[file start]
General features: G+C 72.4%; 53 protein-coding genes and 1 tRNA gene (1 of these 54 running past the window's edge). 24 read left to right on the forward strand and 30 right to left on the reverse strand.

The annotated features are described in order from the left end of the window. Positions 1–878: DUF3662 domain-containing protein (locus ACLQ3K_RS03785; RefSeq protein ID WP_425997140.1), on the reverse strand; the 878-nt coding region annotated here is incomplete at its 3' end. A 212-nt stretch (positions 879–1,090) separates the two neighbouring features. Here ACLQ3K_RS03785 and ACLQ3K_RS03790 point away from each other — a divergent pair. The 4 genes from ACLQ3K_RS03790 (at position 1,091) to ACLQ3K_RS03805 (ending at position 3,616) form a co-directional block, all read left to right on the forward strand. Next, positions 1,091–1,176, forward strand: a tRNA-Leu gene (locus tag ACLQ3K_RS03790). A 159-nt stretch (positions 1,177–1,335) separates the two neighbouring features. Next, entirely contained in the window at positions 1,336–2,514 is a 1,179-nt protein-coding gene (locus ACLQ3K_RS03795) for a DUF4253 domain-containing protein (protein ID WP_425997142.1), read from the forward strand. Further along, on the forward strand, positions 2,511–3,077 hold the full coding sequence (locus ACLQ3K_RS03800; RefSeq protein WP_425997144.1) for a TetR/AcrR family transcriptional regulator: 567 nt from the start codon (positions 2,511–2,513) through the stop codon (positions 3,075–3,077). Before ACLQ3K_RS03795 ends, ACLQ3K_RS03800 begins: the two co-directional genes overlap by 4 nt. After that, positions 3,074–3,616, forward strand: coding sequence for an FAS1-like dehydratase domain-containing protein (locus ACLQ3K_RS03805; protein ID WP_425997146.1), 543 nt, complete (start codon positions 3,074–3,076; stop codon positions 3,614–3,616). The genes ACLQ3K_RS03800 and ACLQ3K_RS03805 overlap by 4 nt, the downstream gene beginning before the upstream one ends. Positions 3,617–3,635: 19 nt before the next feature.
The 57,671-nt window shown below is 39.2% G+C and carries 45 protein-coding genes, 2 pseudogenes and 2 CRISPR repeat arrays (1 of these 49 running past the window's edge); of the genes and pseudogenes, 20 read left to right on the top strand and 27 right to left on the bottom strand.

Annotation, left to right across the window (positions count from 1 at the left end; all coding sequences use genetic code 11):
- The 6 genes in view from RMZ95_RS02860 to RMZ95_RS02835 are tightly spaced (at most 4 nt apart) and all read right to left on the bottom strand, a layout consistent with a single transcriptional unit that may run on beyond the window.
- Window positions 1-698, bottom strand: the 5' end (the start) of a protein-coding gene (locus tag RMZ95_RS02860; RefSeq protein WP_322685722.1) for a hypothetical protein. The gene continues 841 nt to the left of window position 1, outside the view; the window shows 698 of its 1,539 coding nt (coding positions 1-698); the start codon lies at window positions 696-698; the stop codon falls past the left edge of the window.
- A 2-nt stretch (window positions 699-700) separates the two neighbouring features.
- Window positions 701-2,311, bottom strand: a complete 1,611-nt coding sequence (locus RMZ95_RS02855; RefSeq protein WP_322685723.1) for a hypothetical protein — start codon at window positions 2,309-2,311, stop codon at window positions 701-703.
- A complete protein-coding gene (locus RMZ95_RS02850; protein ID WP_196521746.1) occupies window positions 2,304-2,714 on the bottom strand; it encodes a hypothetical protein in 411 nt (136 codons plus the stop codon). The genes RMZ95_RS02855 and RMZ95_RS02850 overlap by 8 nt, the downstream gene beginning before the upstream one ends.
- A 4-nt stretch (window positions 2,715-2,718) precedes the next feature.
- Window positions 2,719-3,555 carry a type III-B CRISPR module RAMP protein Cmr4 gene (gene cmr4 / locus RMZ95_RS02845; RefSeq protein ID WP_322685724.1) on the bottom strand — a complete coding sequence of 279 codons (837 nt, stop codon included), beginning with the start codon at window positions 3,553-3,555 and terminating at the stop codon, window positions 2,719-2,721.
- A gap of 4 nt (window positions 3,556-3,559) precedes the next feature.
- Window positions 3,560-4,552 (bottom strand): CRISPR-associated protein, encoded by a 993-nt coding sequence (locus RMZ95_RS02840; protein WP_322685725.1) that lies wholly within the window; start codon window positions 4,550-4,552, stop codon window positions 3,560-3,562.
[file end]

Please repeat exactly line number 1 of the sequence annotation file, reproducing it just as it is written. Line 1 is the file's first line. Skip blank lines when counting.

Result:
General features: G+C 72.4%; 53 protein-coding genes and 1 tRNA gene (1 of these 54 running past the window's edge). 24 read left to right on the forward strand and 30 right to left on the reverse strand.